I’m thinking of In Flanders Fields and poet John McCrae as I do every year as Remembrance Day approaches. A doctor and soldier from Canada, McCrae wrote the famous World War 1 poem …
Thousands of school kids across Canada will hear In Flanders Fields for the first time this year. I remember my first time. The incredible sadness I felt and the curiosity that grew for old guys with medals on their jackets hanging out at shopping centres every November and pinning red poppies on people’s lapels. My curiosity for those former soldiers has never gone away even though most of them are now long gone.
My mother’s stories of Uncle Fred, an only son killed at Vimy, left an impression too. The story goes when my great-grandmother got the news that Fred was gone, she threw her apron over her face.
Dr. John McCrae was a major and a surgeon with the 1st Brigade, Canadian Field Artillery in Belgium. On April 22, 1915, the German army unexpectedly attacked and dealt a devastating blow to the brigade at the Second Battle of Ypres using chlorine gas. McCrae penned his famous In Flanders Fields while waiting in his dugout for the wounded to arrive. His closest friend was badly wounded and later died along with half the brigade. In a letter to his mother, McCrae wrote of the battle:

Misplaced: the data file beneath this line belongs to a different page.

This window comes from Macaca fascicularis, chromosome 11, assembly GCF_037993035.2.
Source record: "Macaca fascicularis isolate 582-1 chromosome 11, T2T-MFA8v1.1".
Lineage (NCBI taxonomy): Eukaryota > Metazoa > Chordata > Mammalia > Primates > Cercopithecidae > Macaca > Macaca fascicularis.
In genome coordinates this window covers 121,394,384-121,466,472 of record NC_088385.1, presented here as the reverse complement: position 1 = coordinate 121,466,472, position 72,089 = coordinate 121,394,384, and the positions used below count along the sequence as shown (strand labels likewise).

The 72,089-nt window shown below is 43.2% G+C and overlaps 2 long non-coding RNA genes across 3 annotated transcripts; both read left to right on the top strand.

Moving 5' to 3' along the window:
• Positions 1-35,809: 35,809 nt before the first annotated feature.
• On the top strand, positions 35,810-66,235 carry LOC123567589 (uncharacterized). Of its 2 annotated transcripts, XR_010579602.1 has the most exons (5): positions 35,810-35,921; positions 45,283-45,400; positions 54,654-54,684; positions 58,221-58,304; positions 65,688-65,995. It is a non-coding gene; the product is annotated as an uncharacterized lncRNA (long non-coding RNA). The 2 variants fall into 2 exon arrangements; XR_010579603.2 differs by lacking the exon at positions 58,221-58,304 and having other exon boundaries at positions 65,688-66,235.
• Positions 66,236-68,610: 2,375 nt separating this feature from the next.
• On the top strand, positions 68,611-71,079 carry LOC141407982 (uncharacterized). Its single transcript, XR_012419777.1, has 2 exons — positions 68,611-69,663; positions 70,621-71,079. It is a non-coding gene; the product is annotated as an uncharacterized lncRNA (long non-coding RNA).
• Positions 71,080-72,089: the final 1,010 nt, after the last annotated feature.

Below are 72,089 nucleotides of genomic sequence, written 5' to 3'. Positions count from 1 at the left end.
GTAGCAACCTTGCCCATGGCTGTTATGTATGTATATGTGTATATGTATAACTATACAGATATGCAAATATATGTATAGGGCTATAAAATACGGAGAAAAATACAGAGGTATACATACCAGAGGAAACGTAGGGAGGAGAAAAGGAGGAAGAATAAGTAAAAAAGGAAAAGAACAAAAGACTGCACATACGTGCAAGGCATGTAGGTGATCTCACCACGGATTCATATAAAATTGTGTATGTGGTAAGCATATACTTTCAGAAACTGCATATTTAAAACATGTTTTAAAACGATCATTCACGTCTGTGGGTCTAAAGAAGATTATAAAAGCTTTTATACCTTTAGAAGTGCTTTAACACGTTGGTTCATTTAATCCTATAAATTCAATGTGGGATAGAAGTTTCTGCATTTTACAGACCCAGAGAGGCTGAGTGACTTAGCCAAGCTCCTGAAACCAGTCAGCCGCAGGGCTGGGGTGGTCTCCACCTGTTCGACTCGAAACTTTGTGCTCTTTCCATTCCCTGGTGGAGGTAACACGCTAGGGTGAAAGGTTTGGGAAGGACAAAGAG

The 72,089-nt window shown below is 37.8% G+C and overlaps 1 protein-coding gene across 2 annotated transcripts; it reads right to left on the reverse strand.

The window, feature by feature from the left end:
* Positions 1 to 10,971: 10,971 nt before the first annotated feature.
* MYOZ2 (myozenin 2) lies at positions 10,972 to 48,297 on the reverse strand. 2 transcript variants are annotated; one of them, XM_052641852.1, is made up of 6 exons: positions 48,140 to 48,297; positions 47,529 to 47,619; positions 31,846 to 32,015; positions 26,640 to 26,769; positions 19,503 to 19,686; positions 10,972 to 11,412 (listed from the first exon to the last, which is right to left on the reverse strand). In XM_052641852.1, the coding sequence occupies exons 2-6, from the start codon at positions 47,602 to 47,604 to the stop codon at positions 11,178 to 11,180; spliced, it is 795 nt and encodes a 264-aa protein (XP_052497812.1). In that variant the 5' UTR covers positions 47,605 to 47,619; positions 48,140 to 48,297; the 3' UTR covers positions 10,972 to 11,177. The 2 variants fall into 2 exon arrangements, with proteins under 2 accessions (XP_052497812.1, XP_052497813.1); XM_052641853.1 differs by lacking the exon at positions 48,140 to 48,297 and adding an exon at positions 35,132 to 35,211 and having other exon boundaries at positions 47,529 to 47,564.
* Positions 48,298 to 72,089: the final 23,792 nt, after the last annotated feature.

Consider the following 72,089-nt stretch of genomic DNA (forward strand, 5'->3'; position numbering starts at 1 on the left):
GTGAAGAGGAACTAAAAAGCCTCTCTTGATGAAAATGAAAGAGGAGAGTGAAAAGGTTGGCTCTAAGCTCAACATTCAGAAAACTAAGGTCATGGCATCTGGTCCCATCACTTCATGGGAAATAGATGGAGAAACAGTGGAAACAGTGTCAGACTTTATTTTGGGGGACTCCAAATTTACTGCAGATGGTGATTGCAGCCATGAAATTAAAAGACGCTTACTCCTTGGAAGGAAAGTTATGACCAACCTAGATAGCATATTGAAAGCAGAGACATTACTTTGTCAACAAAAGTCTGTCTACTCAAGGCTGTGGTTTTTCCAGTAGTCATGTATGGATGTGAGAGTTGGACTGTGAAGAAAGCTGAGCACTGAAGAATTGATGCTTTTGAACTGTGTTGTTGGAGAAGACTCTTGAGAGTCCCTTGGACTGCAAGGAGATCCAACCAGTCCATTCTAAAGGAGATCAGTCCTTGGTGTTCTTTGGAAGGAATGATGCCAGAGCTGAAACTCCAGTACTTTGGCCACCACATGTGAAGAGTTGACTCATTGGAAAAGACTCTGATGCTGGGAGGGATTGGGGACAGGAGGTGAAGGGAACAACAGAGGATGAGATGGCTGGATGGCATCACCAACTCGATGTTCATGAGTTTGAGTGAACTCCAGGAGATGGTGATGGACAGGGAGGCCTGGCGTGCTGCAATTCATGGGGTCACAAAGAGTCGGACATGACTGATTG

The general impression in my mind is of a nightmare. We have been in the most bitter of fights. For seventeen days and seventeen nights none of us have had our clothes off, nor our boots even, except occasionally. In all that time while I was awake, gunfire and rifle fire never ceased for sixty seconds … And behind it all was the constant background of the sights of the dead, the wounded, the maimed, and a terrible anxiety lest the line should give way.
– from Prescott. In Flanders Fields: The Story of John McCrae, sourced via this Veterans Affairs Canada page.
John McCrae’s story and the story behind In Flanders Fields, are told at his childhood home, a little limestone cottage in Guelph, Ontario. McCrae House is now a National Historic Site. Many of McCrae’s World War 1 journals and sketchbooks are in the collection and in the warmer weather months, red poppies grow in the museum’s little garden.